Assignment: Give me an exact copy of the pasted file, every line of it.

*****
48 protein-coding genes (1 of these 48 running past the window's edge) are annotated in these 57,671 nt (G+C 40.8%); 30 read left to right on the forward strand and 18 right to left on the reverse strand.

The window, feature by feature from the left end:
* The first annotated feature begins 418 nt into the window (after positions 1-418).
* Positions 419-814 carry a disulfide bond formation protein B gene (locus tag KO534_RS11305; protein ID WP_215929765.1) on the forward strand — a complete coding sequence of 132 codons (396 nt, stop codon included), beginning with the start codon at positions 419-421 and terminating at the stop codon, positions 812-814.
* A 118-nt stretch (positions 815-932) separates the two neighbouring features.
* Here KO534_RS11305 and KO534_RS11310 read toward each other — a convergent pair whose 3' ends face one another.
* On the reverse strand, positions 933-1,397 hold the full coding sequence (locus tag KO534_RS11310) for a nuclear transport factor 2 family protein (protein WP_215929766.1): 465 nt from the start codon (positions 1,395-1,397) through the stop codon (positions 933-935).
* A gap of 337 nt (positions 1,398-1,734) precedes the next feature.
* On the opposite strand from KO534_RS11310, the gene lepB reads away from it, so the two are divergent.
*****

48 protein-coding genes (1 of these 48 running past the window's edge) are annotated in these 57,671 nt (G+C 40.8%); 30 read left to right on the forward strand and 18 right to left on the reverse strand.

The window, feature by feature from the left end:
* The first annotated feature begins 418 nt into the window (after positions 1-418).
* Positions 419-814 carry a disulfide bond formation protein B gene (locus tag KO534_RS11305; protein ID WP_215929765.1) on the forward strand — a complete coding sequence of 132 codons (396 nt, stop codon included), beginning with the start codon at positions 419-421 and terminating at the stop codon, positions 812-814.
* A 118-nt stretch (positions 815-932) separates the two neighbouring features.
* Here KO534_RS11305 and KO534_RS11310 read toward each other — a convergent pair whose 3' ends face one another.
* On the reverse strand, positions 933-1,397 hold the full coding sequence (locus tag KO534_RS11310) for a nuclear transport factor 2 family protein (protein WP_215929766.1): 465 nt from the start codon (positions 1,395-1,397) through the stop codon (positions 933-935).
* A gap of 337 nt (positions 1,398-1,734) precedes the next feature.
* On the opposite strand from KO534_RS11310, the gene lepB reads away from it, so the two are divergent.